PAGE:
“More than $1 million worth of illicit tobacco was seized…”
“RCMP say they seized more than $82,000 in cash and 23 cases of contraband tobacco…”
“Saskatchewan Highway Patrol seizes over $1.1 million in illegal tobacco…”
These might sound like headlines from a crime podcast. Unfortunately, however, these are real headlines from recent news stories that demonstrate the scope of the contraband tobacco problem in Canada.
While contraband busts generate regular headlines, the illegal tobacco trade often flies under the radar. And that’s due to the fact few Canadians really know what contraband tobacco is about, and who it impacts. Recent public opinion data conducted by the Convenience Industry Council of Canada (CICC), which represents our businesses, suggests that nearly half of Canadians believe you can legally purchase tobacco online, out of the back of a truck, on the streets, or on an Indigenous reserve.
To be clear: This is illegal. And it provides easy access to youth as there is no age verification in the illegal market.
Given that knowledge gap, many Canadians may also believe that contraband is a problem only impacting tobacco users. That is a big problem in itself. The reality is that this illegal activity threatens public safety by financing organized crime, hurts taxpayers and communities, and undermines public health objectives, no matter if you smoke or not.
Our responsible convenience stores and fuel stations, along with other business owners, see first-hand how the illegal market has driven customers away from our stores to purchase the much cheaper alternatives. During the pandemic, when smoke shops were closed due to lockdowns, the sales of illegal tobacco products plummeted. Naturally, sales of legal tobacco rose significantly as well. However, when these manufacturing facilities re-opened, the sale of legal tobacco dropped once again. Losing sales to the illegal tobacco trade was not just a pandemic phenomenon. New data from Ernst & Young Canada demonstrates sharp declines in legal tobacco sales in provinces like BC, Ontario and Newfoundland the past three years. In Newfoundland alone, sales of legal tobacco have dropped by almost 50%—a shocking number that simply does not correlate with the rate at which people are giving up smoking.
Of course, there is a literal cost to our businesses the longer this complacency towards contraband continues. But Canadians have many other reasons to care about addressing this crisis. For instance, the programs and services Canadians rely on are continually underfunded by forgoing uncollected tax revenue on illegal tobacco. And the amount of money governments miss out on is staggering: In the last three years, British Columbia has lost upwards of $215M, Ontario $990M, and Newfoundland $25M as a result of this illegal activity.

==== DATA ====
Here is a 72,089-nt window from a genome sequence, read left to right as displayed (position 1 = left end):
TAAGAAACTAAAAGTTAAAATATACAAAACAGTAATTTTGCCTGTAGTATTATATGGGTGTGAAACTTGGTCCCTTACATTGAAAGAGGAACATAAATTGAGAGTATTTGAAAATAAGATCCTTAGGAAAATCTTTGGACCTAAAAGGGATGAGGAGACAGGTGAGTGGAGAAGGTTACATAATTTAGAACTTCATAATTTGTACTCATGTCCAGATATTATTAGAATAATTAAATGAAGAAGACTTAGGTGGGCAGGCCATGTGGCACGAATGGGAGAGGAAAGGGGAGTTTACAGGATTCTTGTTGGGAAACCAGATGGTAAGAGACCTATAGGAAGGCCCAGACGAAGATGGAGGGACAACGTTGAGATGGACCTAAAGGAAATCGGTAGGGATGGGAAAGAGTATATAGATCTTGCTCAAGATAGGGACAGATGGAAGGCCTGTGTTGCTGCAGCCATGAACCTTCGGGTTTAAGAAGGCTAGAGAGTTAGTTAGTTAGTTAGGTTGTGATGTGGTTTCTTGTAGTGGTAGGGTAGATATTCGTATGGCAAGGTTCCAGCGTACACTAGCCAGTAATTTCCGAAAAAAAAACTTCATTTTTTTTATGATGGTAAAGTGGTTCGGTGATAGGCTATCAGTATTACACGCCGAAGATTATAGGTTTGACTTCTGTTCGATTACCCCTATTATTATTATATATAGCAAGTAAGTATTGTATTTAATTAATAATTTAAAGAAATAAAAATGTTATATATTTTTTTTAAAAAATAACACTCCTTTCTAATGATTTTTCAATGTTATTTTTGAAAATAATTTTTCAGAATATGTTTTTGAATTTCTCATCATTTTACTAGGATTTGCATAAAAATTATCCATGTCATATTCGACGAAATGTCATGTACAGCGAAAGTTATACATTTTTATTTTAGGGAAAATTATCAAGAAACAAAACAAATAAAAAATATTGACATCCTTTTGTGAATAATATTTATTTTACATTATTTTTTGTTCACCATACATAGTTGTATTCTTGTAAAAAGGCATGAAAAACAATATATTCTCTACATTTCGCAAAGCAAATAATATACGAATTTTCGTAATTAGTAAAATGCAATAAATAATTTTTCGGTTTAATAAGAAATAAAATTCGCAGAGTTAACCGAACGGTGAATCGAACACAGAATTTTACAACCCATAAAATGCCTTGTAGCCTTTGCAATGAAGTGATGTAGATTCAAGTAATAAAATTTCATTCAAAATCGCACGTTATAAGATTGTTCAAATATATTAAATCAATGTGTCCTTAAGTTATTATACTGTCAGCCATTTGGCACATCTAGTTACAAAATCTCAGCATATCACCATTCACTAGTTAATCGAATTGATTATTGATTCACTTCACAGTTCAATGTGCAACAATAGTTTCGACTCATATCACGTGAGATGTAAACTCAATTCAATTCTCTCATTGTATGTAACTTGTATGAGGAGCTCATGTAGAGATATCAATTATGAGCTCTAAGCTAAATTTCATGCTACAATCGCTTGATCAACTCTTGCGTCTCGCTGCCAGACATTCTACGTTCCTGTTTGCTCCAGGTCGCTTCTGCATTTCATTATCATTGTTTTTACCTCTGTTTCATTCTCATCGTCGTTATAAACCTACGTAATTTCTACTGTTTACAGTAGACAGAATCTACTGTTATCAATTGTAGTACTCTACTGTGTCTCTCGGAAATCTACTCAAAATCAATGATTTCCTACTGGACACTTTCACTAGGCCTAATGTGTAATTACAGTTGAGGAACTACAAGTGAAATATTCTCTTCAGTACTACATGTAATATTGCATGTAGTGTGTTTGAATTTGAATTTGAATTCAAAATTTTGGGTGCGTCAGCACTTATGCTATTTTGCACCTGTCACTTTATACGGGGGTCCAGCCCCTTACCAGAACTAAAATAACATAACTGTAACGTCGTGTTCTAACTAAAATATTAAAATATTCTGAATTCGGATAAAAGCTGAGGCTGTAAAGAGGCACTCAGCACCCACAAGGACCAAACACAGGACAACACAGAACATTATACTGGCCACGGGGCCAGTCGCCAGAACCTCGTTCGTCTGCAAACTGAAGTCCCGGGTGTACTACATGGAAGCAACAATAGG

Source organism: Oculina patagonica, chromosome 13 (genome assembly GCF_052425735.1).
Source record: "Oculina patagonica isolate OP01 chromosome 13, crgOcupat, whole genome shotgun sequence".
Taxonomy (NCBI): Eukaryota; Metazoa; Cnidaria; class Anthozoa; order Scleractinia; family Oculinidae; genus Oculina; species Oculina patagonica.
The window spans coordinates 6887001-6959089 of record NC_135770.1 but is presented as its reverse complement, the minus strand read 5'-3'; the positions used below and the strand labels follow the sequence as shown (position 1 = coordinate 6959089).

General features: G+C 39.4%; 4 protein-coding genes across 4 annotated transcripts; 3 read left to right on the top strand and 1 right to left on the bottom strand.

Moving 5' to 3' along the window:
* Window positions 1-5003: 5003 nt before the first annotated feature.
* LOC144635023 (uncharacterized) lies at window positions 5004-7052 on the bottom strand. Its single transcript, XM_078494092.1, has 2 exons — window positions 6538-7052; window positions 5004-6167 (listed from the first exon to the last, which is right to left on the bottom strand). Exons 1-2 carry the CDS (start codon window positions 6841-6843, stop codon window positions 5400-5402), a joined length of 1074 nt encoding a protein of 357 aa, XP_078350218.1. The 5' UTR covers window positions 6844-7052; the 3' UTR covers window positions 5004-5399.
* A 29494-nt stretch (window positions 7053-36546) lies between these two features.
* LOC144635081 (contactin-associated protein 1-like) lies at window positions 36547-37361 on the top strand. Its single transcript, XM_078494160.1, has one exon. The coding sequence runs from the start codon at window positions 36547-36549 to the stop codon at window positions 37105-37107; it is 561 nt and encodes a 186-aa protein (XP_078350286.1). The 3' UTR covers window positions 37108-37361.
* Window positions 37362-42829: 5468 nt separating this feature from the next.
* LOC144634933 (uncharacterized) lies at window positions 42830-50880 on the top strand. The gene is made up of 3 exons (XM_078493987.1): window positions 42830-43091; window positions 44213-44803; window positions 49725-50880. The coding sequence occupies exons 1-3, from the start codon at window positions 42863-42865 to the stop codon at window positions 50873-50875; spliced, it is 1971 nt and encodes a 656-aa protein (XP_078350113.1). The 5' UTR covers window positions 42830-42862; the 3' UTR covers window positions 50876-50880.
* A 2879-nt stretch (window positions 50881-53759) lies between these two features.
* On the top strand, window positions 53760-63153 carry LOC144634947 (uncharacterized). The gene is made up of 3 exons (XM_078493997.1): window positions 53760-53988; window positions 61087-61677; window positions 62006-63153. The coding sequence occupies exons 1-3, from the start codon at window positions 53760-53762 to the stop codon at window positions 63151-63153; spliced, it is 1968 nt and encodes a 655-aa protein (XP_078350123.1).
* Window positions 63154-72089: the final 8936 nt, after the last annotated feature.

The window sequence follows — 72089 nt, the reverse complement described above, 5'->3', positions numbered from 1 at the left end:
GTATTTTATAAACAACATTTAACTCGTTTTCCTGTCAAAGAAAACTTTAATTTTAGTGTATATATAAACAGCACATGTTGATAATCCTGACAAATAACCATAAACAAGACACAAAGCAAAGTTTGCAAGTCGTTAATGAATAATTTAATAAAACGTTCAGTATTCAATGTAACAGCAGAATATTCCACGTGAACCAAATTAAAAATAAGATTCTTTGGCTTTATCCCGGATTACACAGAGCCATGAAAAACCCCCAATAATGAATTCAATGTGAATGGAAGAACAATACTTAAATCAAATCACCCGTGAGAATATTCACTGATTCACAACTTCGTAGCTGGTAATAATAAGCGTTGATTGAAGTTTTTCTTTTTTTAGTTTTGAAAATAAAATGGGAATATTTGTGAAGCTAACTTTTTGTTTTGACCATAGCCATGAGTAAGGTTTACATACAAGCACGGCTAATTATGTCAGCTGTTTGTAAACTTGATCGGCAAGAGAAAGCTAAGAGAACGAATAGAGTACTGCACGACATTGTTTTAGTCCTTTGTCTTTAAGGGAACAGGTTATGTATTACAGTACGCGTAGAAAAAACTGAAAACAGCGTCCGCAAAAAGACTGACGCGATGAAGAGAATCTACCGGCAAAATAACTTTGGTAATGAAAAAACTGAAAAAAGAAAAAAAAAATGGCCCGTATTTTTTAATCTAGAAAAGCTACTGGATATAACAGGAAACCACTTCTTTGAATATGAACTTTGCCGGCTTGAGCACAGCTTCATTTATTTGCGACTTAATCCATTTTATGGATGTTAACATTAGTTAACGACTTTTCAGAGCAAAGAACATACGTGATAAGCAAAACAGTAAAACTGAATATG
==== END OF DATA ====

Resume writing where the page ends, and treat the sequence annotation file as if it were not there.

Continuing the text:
Just imagine how that funding could have been used to address growing public safety issues, or the ongoing mental health and addictions crisis, or education, or critical infrastructure in these provinces.
Given these numbers, one might wonder who actually benefits from contraband sales. The truth is that the money goes directly to organized crime groups, who have realized that contraband is a far more lucrative trade for them than other illegal substances. Contraband is eight times more profitable than trafficking cocaine, with significantly lower risks and punishments, if caught. The same study referenced earlier, draws a direct correlation between price increases on legal tobacco products and an uptick in illegal sales, as these products are often less than half of the cost of a legal product.
Fortunately, this is a problem with several solutions. Provincial and federal governments could address this by increasing resources for law enforcement and strengthening penalties for those who are caught trafficking contraband tobacco. They could look to the province of Quebec, which has provided a financial incentive to law enforcement through the use of proceeds of crime from illegal tobacco busts—a move that has had a significant impact on what was once the hub for illegal tobacco activity in Canada. Governments could, and should, be willing to engage the public to raise awareness of the consequences of this illegal activity alongside other smoking cessation initiatives, as the prevalence of contraband undermines public health objectives. And, governments should be transparent about revenue losses and what measures they have taken to address the problem.
This is of concern to all Canadians because of the direct impact it has on their local convenience store and by extension, their community. They don’t think it is fair that these stores who serve their communities have to compete with organized crime; more than 75% of Canadians agree that governments should work on meaningful solutions to help with these challenges that can cause c-stores to close, according to CICC public opinion research.
Action on this issue is a win-win-win: for governments, law-abiding businesses and the communities they serve.